Owner: Casa de Oswaldo Cruz
Source Type: Images
This cartoon depicts Dr. Oswaldo Cruz (1872-1917) as a national hero lionized for his contributions to Brazilian medicine (and a germ cowering away from him). Cruz was on the cutting edge of microbiological research, a field that promised to exculpate the tropics as a whole from the idea that tropical diseases were inherent in the people and climate of Brazil. By working with bacteria and parasites, doctors like Cruz could identify tangible sources of many illnesses that explained the population's supposed laziness (the result of anemia). Within a few years of Carlos Finlay's and Walter Reed's identification of mosquitoes as yellow fever's vector, the Brazilian government hired Cruz to lead the nation's first public health campaign. By 1906, Cruz and his team had eliminated the Aedes aegypti mosquito responsible for the disease from major urban areas in Brazil and thus dramatically reduced the spread of yellow fever.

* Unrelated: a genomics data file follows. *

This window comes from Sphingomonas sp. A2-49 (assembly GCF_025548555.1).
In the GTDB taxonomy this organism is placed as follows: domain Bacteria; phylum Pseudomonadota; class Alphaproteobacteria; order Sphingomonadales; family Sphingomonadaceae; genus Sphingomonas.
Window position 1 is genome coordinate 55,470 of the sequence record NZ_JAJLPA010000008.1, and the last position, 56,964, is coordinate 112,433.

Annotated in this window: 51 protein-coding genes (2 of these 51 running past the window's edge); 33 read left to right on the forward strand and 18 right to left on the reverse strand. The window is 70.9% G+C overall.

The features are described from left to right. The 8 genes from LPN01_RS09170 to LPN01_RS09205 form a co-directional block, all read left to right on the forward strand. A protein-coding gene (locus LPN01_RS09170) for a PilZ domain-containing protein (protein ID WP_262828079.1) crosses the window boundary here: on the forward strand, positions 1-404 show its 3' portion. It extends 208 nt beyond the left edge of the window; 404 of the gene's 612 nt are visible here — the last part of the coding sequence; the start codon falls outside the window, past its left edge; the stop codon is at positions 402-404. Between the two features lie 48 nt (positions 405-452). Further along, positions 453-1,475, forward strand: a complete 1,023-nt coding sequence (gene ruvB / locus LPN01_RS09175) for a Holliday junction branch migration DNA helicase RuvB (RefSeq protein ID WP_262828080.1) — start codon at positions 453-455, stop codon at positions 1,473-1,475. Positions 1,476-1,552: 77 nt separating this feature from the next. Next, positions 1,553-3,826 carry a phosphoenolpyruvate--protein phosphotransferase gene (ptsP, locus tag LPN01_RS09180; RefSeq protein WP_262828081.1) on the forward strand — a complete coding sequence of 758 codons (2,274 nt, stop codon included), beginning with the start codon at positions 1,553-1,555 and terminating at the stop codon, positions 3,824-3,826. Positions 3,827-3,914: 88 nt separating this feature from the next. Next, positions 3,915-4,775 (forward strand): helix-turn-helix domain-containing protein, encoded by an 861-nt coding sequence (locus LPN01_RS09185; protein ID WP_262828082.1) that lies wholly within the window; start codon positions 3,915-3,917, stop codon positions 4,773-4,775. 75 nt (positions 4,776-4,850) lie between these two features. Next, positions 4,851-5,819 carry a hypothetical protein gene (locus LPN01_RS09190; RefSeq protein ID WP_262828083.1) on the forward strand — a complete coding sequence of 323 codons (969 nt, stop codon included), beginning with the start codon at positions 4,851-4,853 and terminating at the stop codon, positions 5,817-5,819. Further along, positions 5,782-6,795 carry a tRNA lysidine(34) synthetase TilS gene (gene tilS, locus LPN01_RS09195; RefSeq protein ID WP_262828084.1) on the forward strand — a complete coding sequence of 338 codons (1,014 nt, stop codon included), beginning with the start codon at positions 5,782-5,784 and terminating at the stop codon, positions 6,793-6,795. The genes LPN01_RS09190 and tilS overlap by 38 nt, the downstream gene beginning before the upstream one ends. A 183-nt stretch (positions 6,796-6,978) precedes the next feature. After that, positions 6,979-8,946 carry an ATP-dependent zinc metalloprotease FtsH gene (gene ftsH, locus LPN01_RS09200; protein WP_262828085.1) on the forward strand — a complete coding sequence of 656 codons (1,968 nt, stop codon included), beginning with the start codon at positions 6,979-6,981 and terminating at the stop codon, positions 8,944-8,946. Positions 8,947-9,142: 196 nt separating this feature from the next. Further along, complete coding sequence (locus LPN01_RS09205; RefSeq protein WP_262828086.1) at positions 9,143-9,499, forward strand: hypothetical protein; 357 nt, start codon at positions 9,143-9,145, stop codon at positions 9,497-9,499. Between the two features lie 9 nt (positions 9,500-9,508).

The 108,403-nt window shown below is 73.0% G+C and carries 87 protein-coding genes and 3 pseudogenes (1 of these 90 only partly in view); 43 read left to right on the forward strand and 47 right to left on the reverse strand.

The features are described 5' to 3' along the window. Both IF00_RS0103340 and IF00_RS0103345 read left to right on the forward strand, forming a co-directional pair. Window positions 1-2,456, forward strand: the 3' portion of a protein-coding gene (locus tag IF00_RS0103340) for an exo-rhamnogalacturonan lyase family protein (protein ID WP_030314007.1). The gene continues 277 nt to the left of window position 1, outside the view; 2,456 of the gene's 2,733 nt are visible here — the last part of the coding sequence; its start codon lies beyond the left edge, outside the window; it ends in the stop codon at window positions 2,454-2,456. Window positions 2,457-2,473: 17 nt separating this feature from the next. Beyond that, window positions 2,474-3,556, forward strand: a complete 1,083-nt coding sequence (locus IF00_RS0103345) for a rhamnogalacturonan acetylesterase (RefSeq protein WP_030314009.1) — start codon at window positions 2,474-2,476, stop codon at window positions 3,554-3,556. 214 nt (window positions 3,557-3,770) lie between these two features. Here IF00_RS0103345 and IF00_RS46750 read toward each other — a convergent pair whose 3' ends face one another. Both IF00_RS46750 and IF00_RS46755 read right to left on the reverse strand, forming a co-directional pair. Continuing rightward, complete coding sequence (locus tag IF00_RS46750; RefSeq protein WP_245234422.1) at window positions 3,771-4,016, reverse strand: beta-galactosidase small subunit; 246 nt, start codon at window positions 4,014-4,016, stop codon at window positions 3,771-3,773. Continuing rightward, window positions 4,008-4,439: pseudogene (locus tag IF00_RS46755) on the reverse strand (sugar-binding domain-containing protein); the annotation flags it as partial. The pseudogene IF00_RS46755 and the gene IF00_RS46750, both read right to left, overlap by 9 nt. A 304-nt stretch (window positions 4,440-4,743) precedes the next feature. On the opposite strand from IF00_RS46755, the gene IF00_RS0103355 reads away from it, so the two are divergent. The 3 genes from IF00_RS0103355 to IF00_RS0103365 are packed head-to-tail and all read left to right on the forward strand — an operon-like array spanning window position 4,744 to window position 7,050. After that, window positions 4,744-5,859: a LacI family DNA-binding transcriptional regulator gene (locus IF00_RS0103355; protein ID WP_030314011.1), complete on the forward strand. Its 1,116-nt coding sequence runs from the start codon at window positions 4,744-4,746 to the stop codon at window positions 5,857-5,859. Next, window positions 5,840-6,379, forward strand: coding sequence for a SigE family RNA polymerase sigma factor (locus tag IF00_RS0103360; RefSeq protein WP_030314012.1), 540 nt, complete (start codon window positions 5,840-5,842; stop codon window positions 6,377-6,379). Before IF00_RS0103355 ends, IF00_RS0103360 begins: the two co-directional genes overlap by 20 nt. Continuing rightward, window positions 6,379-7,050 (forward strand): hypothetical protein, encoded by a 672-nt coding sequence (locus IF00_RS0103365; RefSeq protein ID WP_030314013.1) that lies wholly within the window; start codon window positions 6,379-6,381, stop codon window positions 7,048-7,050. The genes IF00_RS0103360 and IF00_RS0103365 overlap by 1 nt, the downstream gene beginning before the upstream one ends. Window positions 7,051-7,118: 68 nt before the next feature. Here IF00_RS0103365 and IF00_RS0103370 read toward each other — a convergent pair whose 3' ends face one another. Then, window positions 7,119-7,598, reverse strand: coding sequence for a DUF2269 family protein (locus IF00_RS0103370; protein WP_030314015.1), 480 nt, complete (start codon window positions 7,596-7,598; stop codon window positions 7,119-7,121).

His success made Cruz a medical celebrity and he used his influence to found a modern laboratory to fight tropical diseases. Later renamed the Instituto Oswaldo Cruz, the research center predated the first Brazilian research universities by over twenty years and was instrumental in giving Brazilian scientists a sense that they were even more qualified to deal with local maladies than European specialists in tropical medicine. In the early twentieth century, the Cruz institute merged applied science with research while training a new generation of scientists and promulgating modern scientific practices throughout Brazil. It remains an important center for public health research and education to this day.
Reference: Stepan, Nancy Leys. Beginnings of Brazilian Science: Oswaldo Cruz, Medical Research and Policy, 1890-1920. Sagamore Beach, MA: Watson Publishing International, 1981.
CITATION: Casa de Oswaldo Cruz.
DIGITAL ID: 12990